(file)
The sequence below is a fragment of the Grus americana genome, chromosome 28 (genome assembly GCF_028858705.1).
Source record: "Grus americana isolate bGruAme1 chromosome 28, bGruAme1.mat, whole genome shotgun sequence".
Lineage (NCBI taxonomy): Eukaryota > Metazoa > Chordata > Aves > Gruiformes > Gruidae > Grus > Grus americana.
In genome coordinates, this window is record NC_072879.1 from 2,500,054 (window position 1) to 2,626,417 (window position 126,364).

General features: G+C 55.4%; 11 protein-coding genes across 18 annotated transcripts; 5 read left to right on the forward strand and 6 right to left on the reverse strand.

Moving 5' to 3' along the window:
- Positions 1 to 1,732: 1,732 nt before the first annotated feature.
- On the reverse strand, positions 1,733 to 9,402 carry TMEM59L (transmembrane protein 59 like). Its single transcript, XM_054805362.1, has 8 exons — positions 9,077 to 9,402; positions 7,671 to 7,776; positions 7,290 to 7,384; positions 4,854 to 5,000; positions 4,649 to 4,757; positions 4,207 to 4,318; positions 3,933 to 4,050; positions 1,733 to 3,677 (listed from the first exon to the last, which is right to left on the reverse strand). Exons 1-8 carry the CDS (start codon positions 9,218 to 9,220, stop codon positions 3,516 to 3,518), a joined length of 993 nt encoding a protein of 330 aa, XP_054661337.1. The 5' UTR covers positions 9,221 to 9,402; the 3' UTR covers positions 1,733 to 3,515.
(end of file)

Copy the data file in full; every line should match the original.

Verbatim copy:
The sequence below is a fragment of the Grus americana genome, chromosome 28 (genome assembly GCF_028858705.1).
Source record: "Grus americana isolate bGruAme1 chromosome 28, bGruAme1.mat, whole genome shotgun sequence".
Lineage (NCBI taxonomy): Eukaryota > Metazoa > Chordata > Aves > Gruiformes > Gruidae > Grus > Grus americana.
In genome coordinates, this window is record NC_072879.1 from 2,500,054 (window position 1) to 2,626,417 (window position 126,364).

General features: G+C 55.4%; 11 protein-coding genes across 18 annotated transcripts; 5 read left to right on the forward strand and 6 right to left on the reverse strand.

Moving 5' to 3' along the window:
- Positions 1 to 1,732: 1,732 nt before the first annotated feature.
- On the reverse strand, positions 1,733 to 9,402 carry TMEM59L (transmembrane protein 59 like). Its single transcript, XM_054805362.1, has 8 exons — positions 9,077 to 9,402; positions 7,671 to 7,776; positions 7,290 to 7,384; positions 4,854 to 5,000; positions 4,649 to 4,757; positions 4,207 to 4,318; positions 3,933 to 4,050; positions 1,733 to 3,677 (listed from the first exon to the last, which is right to left on the reverse strand). Exons 1-8 carry the CDS (start codon positions 9,218 to 9,220, stop codon positions 3,516 to 3,518), a joined length of 993 nt encoding a protein of 330 aa, XP_054661337.1. The 5' UTR covers positions 9,221 to 9,402; the 3' UTR covers positions 1,733 to 3,515.